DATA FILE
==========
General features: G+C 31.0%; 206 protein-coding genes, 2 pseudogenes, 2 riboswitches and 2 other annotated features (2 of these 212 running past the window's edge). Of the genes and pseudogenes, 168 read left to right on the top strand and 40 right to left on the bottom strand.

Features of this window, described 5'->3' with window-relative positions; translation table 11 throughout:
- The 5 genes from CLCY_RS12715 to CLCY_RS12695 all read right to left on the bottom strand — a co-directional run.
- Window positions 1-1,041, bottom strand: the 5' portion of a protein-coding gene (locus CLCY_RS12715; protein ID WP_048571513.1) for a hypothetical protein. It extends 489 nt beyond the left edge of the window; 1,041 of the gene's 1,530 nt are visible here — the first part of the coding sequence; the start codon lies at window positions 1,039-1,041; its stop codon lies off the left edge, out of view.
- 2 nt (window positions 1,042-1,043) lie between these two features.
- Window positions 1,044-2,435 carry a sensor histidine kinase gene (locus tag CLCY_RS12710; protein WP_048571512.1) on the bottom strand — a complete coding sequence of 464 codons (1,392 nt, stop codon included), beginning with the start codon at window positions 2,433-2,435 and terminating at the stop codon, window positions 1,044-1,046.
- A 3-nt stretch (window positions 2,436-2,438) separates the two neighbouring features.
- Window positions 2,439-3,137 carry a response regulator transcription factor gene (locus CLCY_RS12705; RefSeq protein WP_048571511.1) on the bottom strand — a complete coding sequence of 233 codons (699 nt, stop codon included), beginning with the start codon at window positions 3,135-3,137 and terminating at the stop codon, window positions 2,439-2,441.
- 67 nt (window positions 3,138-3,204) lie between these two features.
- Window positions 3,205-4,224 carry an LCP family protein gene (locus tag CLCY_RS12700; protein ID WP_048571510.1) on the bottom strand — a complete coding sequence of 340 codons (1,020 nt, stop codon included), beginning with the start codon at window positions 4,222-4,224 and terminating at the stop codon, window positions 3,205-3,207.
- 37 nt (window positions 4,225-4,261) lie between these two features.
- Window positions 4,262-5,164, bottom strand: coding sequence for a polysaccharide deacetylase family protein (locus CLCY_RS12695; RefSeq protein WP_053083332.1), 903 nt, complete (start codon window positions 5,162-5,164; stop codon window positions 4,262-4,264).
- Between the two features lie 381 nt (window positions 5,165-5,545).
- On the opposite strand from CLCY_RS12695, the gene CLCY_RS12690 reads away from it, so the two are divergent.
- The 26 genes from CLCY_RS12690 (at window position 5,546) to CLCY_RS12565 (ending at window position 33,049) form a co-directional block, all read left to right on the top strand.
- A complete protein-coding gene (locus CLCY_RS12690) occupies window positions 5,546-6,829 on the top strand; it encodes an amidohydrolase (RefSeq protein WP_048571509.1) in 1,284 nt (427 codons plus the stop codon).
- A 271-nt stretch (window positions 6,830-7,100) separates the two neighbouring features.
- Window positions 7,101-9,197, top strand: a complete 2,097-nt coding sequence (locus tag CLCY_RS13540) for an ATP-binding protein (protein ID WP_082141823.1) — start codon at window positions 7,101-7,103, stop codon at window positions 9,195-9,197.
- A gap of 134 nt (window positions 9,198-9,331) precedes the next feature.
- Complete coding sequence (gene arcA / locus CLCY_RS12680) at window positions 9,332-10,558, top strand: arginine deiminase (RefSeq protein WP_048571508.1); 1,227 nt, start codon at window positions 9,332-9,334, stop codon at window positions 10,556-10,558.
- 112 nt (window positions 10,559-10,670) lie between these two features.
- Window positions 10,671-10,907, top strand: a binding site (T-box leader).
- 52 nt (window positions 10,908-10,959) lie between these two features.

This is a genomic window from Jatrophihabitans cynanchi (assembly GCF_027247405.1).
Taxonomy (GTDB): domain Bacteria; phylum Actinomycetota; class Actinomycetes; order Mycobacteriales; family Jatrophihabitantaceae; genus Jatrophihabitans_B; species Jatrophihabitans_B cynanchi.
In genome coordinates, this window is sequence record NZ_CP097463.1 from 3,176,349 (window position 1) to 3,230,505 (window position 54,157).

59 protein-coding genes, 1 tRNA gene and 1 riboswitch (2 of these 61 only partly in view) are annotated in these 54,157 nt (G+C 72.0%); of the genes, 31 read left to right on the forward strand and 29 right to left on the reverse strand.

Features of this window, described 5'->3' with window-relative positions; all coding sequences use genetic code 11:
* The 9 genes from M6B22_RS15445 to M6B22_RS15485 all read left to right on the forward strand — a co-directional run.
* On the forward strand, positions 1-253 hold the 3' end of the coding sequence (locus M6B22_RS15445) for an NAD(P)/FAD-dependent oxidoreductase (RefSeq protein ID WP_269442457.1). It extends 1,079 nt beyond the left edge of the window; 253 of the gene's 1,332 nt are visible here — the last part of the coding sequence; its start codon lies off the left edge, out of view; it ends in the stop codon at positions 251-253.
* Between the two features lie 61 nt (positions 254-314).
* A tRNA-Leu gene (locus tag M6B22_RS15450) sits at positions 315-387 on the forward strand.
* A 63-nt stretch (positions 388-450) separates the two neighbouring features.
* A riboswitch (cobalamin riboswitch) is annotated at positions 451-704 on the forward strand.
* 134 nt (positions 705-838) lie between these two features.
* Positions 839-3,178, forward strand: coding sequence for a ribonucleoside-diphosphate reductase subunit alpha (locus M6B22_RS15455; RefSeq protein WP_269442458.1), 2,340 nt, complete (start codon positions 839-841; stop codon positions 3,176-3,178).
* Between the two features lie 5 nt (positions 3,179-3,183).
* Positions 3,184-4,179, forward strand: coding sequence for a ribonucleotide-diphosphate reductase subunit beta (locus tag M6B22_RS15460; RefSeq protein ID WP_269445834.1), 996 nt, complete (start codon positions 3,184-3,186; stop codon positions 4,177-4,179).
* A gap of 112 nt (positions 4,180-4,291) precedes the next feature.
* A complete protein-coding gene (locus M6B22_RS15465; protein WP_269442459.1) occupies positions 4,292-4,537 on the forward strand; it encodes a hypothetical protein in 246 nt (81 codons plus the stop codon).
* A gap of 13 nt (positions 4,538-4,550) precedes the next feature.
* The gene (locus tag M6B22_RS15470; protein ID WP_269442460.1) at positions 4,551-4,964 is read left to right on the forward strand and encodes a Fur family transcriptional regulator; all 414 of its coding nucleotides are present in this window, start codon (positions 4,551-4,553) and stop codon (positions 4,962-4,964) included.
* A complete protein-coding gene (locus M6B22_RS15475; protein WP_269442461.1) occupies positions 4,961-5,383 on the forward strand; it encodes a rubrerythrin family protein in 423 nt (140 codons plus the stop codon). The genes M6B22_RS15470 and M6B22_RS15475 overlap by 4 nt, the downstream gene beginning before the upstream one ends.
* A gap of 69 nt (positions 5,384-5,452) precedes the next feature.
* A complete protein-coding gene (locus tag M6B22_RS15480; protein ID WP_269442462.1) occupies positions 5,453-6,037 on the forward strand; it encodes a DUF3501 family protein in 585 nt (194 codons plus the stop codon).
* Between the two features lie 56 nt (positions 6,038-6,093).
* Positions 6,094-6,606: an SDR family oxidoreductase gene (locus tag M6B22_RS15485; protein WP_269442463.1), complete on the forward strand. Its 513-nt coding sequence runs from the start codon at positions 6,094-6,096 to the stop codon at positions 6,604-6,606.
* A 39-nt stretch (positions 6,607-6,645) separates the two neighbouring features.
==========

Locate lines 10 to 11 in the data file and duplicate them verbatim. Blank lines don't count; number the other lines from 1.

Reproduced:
- Window positions 3,205-4,224 carry an LCP family protein gene (locus tag CLCY_RS12700; protein ID WP_048571510.1) on the bottom strand — a complete coding sequence of 340 codons (1,020 nt, stop codon included), beginning with the start codon at window positions 4,222-4,224 and terminating at the stop codon, window positions 3,205-3,207.
- 37 nt (window positions 4,225-4,261) lie between these two features.